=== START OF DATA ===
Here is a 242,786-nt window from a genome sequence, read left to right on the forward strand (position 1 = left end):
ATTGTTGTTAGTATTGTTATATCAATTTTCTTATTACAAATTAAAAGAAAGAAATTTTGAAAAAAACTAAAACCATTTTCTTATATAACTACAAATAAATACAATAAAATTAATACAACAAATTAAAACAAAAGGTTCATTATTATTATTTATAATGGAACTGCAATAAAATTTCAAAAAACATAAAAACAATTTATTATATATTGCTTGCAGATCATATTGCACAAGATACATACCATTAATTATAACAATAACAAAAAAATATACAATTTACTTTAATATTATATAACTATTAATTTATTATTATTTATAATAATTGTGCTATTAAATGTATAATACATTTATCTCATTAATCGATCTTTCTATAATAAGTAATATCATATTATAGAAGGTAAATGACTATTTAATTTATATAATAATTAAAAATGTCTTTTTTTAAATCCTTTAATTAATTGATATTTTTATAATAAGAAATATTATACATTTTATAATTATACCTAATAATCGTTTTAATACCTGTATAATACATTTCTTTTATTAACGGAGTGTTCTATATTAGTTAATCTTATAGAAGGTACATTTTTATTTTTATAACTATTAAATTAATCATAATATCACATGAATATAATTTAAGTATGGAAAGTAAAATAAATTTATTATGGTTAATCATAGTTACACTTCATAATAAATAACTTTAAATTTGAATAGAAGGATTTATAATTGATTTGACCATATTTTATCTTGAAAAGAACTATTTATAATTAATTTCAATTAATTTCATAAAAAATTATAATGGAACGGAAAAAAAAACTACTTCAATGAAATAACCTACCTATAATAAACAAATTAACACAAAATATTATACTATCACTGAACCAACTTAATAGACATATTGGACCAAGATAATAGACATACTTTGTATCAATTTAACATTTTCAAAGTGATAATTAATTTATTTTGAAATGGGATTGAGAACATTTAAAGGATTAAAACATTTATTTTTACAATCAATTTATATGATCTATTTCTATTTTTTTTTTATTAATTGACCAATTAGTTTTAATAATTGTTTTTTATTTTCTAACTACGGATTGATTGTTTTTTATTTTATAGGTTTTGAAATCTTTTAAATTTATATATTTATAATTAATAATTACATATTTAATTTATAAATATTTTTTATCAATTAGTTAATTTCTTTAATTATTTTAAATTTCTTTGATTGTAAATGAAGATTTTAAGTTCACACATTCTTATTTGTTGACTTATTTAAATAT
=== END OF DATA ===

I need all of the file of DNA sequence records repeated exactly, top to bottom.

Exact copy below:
Here is a 242,786-nt window from a genome sequence, read left to right on the forward strand (position 1 = left end):
ATTGTTGTTAGTATTGTTATATCAATTTTCTTATTACAAATTAAAAGAAAGAAATTTTGAAAAAAACTAAAACCATTTTCTTATATAACTACAAATAAATACAATAAAATTAATACAACAAATTAAAACAAAAGGTTCATTATTATTATTTATAATGGAACTGCAATAAAATTTCAAAAAACATAAAAACAATTTATTATATATTGCTTGCAGATCATATTGCACAAGATACATACCATTAATTATAACAATAACAAAAAAATATACAATTTACTTTAATATTATATAACTATTAATTTATTATTATTTATAATAATTGTGCTATTAAATGTATAATACATTTATCTCATTAATCGATCTTTCTATAATAAGTAATATCATATTATAGAAGGTAAATGACTATTTAATTTATATAATAATTAAAAATGTCTTTTTTTAAATCCTTTAATTAATTGATATTTTTATAATAAGAAATATTATACATTTTATAATTATACCTAATAATCGTTTTAATACCTGTATAATACATTTCTTTTATTAACGGAGTGTTCTATATTAGTTAATCTTATAGAAGGTACATTTTTATTTTTATAACTATTAAATTAATCATAATATCACATGAATATAATTTAAGTATGGAAAGTAAAATAAATTTATTATGGTTAATCATAGTTACACTTCATAATAAATAACTTTAAATTTGAATAGAAGGATTTATAATTGATTTGACCATATTTTATCTTGAAAAGAACTATTTATAATTAATTTCAATTAATTTCATAAAAAATTATAATGGAACGGAAAAAAAAACTACTTCAATGAAATAACCTACCTATAATAAACAAATTAACACAAAATATTATACTATCACTGAACCAACTTAATAGACATATTGGACCAAGATAATAGACATACTTTGTATCAATTTAACATTTTCAAAGTGATAATTAATTTATTTTGAAATGGGATTGAGAACATTTAAAGGATTAAAACATTTATTTTTACAATCAATTTATATGATCTATTTCTATTTTTTTTTTATTAATTGACCAATTAGTTTTAATAATTGTTTTTTATTTTCTAACTACGGATTGATTGTTTTTTATTTTATAGGTTTTGAAATCTTTTAAATTTATATATTTATAATTAATAATTACATATTTAATTTATAAATATTTTTTATCAATTAGTTAATTTCTTTAATTATTTTAAATTTCTTTGATTGTAAATGAAGATTTTAAGTTCACACATTCTTATTTGTTGACTTATTTAAATAT